This essay is an overview of some high level concepts in cryptocurrency governance, followed by some specific examples.
Governance: Control and Power
Governance is the process by which the members of a community or organization make decisions. More than any other topic, the question of “who runs Bitcoin?” is the one that takes newcomers to cryptocurrency the longest to grasp.
Power in cryptocurrency is often indirect. The executives of Coca-Cola have great control over the product they release, but ultimately serve the demands of customers or the company will go out of business. Similarly, cryptocurrency miners with specialized hardware (ASICs) have strong incentives to support the long-term demands of cryptoasset buyers since their mining is only profitable if they mine an asset that someone else wants to buy. When thinking about power in cryptocurrency, it’s useful to note both who has elements of direct control, and also who sets incentives that strongly influence those with direct control. Those setting the incentives may have more power in most scenarios. In the case of Bitcoin, miners collectively have control over which transactions to include in blocks, but the community of current and potential BTC buyers may have more power, since miners must cater to their desires to be profitable.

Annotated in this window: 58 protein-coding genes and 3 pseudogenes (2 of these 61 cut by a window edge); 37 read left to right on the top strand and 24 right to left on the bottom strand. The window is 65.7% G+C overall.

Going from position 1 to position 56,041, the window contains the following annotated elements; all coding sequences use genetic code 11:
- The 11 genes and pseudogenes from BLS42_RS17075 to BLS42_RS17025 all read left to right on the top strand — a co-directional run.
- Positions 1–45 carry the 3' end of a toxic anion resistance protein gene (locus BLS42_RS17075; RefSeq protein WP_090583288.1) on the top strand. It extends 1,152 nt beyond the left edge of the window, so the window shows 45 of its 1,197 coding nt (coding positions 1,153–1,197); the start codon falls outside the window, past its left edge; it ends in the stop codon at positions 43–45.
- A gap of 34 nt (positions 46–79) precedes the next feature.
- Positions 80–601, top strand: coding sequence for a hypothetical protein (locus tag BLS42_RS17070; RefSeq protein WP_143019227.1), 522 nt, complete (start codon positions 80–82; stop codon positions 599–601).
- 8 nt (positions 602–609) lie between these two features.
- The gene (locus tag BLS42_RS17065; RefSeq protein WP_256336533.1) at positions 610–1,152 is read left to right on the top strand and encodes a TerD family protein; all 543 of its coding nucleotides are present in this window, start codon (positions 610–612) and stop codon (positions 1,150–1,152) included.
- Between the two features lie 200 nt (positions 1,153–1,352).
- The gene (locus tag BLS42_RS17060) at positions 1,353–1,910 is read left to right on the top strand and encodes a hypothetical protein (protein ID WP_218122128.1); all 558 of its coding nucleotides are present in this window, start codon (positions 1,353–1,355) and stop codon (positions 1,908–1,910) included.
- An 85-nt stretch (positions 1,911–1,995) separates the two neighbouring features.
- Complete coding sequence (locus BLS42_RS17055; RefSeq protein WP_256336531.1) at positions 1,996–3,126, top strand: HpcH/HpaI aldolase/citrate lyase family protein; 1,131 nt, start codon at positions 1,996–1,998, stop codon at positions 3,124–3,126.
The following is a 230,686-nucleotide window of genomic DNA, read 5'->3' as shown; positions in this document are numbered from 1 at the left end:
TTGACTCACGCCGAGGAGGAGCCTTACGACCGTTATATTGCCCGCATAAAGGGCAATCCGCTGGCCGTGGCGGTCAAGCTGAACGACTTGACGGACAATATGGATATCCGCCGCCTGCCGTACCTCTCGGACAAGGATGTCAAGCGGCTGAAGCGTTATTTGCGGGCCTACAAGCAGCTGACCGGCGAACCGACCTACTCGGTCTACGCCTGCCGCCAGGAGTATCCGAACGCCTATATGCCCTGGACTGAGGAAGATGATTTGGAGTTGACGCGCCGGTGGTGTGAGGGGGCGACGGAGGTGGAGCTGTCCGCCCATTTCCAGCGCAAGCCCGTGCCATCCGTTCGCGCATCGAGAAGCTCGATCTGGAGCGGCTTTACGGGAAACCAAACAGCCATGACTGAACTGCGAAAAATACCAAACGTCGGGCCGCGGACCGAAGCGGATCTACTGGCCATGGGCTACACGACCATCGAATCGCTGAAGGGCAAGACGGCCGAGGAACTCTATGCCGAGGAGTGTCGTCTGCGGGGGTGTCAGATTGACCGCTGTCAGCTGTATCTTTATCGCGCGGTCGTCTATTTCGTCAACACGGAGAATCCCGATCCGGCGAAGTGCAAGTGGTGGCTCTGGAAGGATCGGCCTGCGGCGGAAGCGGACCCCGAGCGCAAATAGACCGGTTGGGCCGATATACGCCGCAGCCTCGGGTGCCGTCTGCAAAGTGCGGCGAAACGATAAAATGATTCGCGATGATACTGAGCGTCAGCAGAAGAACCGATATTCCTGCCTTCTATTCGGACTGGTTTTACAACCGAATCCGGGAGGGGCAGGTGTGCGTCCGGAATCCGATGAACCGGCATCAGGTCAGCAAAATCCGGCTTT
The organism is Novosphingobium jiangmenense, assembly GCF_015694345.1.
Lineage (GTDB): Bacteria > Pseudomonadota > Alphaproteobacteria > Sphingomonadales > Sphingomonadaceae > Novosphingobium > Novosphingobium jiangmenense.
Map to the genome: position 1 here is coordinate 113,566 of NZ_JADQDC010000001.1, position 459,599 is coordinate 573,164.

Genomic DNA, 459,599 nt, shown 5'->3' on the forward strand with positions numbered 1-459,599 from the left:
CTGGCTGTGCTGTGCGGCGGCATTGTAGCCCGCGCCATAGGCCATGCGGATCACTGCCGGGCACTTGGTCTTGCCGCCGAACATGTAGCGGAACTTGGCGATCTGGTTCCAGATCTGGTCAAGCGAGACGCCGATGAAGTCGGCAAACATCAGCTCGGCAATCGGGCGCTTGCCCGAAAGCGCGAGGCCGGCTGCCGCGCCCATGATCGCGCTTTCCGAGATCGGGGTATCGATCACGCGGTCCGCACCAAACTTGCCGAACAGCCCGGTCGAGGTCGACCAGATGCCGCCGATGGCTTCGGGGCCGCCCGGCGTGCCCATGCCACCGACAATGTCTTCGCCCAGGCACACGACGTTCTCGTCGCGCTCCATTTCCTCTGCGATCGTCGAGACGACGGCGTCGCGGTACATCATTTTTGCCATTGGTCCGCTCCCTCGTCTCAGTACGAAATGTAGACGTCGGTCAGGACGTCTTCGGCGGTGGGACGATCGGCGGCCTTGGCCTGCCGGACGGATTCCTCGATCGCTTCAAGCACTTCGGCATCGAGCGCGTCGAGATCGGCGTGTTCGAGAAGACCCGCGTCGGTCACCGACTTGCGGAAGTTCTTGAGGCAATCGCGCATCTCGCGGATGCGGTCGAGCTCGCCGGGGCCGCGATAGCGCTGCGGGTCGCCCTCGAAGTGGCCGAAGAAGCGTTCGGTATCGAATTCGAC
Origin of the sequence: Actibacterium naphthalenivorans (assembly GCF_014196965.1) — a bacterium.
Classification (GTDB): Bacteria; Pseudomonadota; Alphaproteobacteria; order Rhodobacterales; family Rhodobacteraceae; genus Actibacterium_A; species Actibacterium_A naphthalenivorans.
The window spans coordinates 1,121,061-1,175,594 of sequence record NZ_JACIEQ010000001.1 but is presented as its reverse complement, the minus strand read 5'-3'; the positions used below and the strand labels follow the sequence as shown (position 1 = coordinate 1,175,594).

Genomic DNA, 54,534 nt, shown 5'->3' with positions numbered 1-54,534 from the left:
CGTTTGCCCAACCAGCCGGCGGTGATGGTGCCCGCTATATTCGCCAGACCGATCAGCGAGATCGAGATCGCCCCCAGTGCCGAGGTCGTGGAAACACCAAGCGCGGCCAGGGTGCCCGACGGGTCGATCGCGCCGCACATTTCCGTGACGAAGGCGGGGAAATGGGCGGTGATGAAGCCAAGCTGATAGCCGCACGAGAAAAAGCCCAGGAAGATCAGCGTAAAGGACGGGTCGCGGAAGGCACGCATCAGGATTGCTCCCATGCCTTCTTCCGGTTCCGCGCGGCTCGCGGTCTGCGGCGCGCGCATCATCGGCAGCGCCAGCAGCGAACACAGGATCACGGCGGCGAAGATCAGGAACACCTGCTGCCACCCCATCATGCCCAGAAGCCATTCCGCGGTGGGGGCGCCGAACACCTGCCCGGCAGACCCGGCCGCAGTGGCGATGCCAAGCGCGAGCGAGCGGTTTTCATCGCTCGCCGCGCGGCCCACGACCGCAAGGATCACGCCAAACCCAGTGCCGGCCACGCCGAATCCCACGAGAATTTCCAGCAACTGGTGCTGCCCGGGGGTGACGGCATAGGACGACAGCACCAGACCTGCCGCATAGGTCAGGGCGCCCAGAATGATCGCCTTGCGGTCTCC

Developers are sometimes more ideologically motivated, but still want to develop a protocol that will be used. Usage is supported by service providers like exchanges, hardware wallet manufacturers, and custodians. Developers also want a secure protocol, which requires the support of miners or validators. Developers often have powerful influence over changes to the protocol, but must serve the other stakeholders or their changes are unlikely to be adopted, or unlikely to result in a valuable cryptocurrency.
Most stakeholders benefit if the value of the crypto asset and size of the network is maximized, which requires support from other stakeholders. This produces a “Keynesian beauty contest”, in which stakeholders bet on what other stakeholders will support. This results in lots of public debate in which parties attempt to convince other stakeholders that their own position has the strongest support.
Who are the stakeholders? Anyone who contributes to a cryptocurrency’s value and benefits from that value. This includes holders and buyers, developers, exchanges and other liquidity providers, some types of service providers, and those securing the network (miners, stakers, etc). Stakeholder are aligned in wanting to maximize the value of the asset, but may differ on important specifics. For example, miners generally want to maximize revenue from transaction fees, while service providers and users may want to minimize transaction fees.